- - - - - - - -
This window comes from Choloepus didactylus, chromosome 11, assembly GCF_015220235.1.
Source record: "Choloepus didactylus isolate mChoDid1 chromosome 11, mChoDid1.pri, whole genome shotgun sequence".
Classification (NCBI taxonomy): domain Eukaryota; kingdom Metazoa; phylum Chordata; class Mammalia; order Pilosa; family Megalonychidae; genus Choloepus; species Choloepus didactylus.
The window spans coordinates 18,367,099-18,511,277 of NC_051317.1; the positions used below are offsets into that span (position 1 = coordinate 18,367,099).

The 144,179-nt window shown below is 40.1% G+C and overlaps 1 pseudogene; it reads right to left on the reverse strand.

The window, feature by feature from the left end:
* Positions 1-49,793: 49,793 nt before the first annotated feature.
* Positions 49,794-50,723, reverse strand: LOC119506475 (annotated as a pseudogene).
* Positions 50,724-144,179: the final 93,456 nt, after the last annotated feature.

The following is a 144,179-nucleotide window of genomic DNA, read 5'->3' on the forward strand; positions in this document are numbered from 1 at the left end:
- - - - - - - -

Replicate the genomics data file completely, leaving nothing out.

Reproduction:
This window comes from Choloepus didactylus, chromosome 11, assembly GCF_015220235.1.
Source record: "Choloepus didactylus isolate mChoDid1 chromosome 11, mChoDid1.pri, whole genome shotgun sequence".
Classification (NCBI taxonomy): domain Eukaryota; kingdom Metazoa; phylum Chordata; class Mammalia; order Pilosa; family Megalonychidae; genus Choloepus; species Choloepus didactylus.
The window spans coordinates 18,367,099-18,511,277 of NC_051317.1; the positions used below are offsets into that span (position 1 = coordinate 18,367,099).

The 144,179-nt window shown below is 40.1% G+C and overlaps 1 pseudogene; it reads right to left on the reverse strand.

The window, feature by feature from the left end:
* Positions 1-49,793: 49,793 nt before the first annotated feature.
* Positions 49,794-50,723, reverse strand: LOC119506475 (annotated as a pseudogene).
* Positions 50,724-144,179: the final 93,456 nt, after the last annotated feature.

The following is a 144,179-nucleotide window of genomic DNA, read 5'->3' on the forward strand; positions in this document are numbered from 1 at the left end: